Corpus of Electronic Texts Edition
The Metrical Dindshenchas (Author: [unknown])
- This world, transient its splendour!
perishable gathering of an hundred hosts;
deceitful to describe is the multitude of delights,
save only the adoration of the King of all things.
- 5] Perished is every law concerning high fortune,
crumbled to the clay is every ordinance;
Temair, though she be desolate to-day,
once on a time was the habitation of heroes.
- There was no exhaustion of her many-sided towers,
10] where was the assembly of storied troops;
many were the bands whose home was
the green-soiled grassy keep.
- It was a stronghold of famous men and sages,
a castle like a trunk with warrior-scions,
15] a ridge conspicuous to view,
in the time of Cormac grandson of Conn.
- Fair is the title that protects it,
the name he chose [to mark it out] among cities;
the Fort of Crofind, pen of victory,
20] excels Boand, millstone of combat.
- When Cormac was among the famous
bright shone the fame of his career;
no keep like Temair could be found;
she was the goal of the world's road.
- 25] Strong before hosts was the might
of this king who used to ride through Temair;
better for us than tribes unnumbered
is the tale of his household retinue.
- The great house with thousands of soldiers
30] was not obscure to posterity;
the shining fort with the choicest of the illustrious,
seven hundred feet was its measure.
- Fierce folly did not hold sway over it,
nor strictness of harsh wisdom;
35] it was not too small for separation,
six times five cubits was its height.
- Nine walls it had, fierce fight could not demolish,
with nine ramparts round about them;
with noble equipment of the noble scions,
40] it was a fort illustrious and impregnable.
- The dwelling of the king, King over Erin,
was a refuge, a keep, a fortress,
whereon was poured out the sparkling wine,
there were thrice fifty chambers in it.
- 45] Thrice fifty heroes with coronets,
(it was a castle not foolish and brawling)
that was the tale, according to the counts of fortresses,
in every chamber of the number.
- Goodly was the throng in this wise,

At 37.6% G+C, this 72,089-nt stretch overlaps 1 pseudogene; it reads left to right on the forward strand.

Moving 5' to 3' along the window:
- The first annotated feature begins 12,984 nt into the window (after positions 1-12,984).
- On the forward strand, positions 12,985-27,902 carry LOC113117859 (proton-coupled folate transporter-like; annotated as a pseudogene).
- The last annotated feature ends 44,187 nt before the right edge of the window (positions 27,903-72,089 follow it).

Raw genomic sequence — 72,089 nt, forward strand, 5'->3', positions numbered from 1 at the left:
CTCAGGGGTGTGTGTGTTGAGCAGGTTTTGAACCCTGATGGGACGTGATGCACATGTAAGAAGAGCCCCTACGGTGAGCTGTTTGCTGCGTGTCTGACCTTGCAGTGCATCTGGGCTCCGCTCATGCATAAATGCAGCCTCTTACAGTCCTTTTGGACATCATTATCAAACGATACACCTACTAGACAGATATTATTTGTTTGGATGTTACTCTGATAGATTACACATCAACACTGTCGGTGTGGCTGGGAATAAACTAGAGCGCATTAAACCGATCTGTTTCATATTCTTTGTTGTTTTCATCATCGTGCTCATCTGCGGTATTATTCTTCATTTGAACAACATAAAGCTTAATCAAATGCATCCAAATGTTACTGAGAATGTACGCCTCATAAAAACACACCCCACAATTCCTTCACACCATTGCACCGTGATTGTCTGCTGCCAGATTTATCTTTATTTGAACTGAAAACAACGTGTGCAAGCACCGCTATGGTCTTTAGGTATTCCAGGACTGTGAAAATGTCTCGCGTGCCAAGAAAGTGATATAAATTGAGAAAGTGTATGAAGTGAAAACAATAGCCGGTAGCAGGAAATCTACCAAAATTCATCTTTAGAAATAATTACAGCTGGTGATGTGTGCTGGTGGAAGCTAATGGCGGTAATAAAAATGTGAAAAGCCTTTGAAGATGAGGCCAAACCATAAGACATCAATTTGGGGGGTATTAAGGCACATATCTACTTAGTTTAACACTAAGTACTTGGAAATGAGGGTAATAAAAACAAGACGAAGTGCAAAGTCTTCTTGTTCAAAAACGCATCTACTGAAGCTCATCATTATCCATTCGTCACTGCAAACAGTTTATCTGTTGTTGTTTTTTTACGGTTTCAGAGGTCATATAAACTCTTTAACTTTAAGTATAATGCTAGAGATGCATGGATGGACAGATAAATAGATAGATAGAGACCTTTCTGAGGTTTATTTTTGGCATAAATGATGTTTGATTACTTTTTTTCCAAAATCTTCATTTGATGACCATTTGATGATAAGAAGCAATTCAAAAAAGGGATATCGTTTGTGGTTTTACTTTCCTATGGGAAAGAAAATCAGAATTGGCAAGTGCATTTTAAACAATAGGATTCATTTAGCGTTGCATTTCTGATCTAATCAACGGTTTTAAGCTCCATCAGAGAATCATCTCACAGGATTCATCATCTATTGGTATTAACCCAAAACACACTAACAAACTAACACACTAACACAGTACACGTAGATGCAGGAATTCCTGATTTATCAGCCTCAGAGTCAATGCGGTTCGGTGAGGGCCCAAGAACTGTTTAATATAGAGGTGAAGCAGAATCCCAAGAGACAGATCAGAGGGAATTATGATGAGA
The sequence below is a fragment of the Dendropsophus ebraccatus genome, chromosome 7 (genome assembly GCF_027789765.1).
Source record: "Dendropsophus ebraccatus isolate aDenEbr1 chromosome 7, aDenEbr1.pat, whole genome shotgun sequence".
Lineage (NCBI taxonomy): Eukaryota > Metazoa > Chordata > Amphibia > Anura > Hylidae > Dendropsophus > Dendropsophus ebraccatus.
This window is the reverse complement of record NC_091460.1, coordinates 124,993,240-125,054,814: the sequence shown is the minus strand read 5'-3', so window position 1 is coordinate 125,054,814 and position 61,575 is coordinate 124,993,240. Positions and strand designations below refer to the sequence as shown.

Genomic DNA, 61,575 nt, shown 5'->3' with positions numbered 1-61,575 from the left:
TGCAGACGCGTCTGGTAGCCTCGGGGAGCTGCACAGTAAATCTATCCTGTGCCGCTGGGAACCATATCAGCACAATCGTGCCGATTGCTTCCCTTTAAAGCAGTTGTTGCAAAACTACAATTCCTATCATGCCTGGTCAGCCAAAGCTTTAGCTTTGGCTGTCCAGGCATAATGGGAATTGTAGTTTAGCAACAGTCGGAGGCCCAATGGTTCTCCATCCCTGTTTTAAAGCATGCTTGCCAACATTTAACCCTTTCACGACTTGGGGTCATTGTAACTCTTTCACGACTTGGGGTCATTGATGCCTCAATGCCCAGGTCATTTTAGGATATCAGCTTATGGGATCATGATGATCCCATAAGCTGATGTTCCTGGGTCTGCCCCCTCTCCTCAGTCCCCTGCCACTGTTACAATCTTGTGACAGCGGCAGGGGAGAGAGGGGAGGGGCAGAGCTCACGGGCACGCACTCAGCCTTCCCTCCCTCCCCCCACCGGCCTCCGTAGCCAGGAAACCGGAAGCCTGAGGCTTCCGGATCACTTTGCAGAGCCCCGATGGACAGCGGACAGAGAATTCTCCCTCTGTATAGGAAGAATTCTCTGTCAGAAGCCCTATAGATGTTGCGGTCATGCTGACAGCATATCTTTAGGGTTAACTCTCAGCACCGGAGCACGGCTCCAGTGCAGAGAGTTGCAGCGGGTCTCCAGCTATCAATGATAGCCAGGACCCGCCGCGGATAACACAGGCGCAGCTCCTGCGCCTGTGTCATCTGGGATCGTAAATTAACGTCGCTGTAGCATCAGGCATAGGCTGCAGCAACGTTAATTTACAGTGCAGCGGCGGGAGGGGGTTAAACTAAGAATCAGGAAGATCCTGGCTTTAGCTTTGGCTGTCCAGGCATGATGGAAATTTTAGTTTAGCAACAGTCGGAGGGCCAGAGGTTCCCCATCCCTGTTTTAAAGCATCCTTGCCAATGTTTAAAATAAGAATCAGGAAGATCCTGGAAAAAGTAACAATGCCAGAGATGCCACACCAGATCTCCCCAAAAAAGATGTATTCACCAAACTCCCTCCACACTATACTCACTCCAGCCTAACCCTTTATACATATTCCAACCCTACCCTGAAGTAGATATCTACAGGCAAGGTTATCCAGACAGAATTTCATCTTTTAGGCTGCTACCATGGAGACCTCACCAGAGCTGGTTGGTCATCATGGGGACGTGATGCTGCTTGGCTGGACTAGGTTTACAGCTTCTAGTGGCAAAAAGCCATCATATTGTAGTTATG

50] the gold gleamed from their weapons;
thrice fifty stately couches there were,
and fifty men to each shining couch.
- Seven cubits, an honest reckoning,
before the crowded warlike company,
55] with blazing torches burning,
that was the measure of the hearth.
- Other seven, I have heard,
made in truth a brightness beyond denial,
majestic, notable, noble,
60] beautiful chandeliers of brass.
- This sunny shining citadel,
festive, martial, with cask-staves,
therein, amid radiant hospitality,
were doors twice seven in number.
- 65] This was the right of that king
a vessel from which that host would drink,
a vast capacity was the full content thereof,
three hundred draughts there were in that vessel.
- Harmonious and stately was the carouse
70] of the fiery chieftains and noblemen;
there were none neglected of the number;
three hundred cupbearers dispensed the liquor.3
- Nine times fifty beakers to choose from;
their abundance was a case of choice
75] except what was carbuncle, clear and strong,
all was gold and silver.
- Thrice fifty steaming cooks,
in attendance unceasingly,
with victuals, an abundant supply,
80] on the jolly kings and chieftains.4
- Fifty noble stewards
with the well-guarded honourable prince,
fifty festive spruce lackeys,
with [each] fifty of kingly champions.
- 85] Fifty men standing
guarded the sturdy wolf,
as long as the king was a-drinking,
to ward off mischances for him.
- It was glory to the prince that was greatest,
90] every day [his retinue] was more numerous;
thirty hundreds whom he kept in attendance
the son of Art counted daily.
- The chief company of the good genuine poets
who declared the rule of their assembly,
95] along with the professors of every art in general,
'tis certain whatever that company says is not folly.
- Let us tell in full tale the household
of the house of Temair for posterity;
this is their right number,
100] thirty thousands in all.
- When Cormac was in Temair,
beyond all high prowess for his great might,
a kingly equal to the son of Art Oenfer
was not to be found among the men of the world.
- 105] Cormac, fair of form,
was the firm set foundation of the kingdom;
he was born of white-skinned Echtach,
[he was] son of the daughter of Ulc Acha.
- Since Solomon was a-searching
110] who was better than all progenies together,
has any progeny like Cormac
enjoyed the world?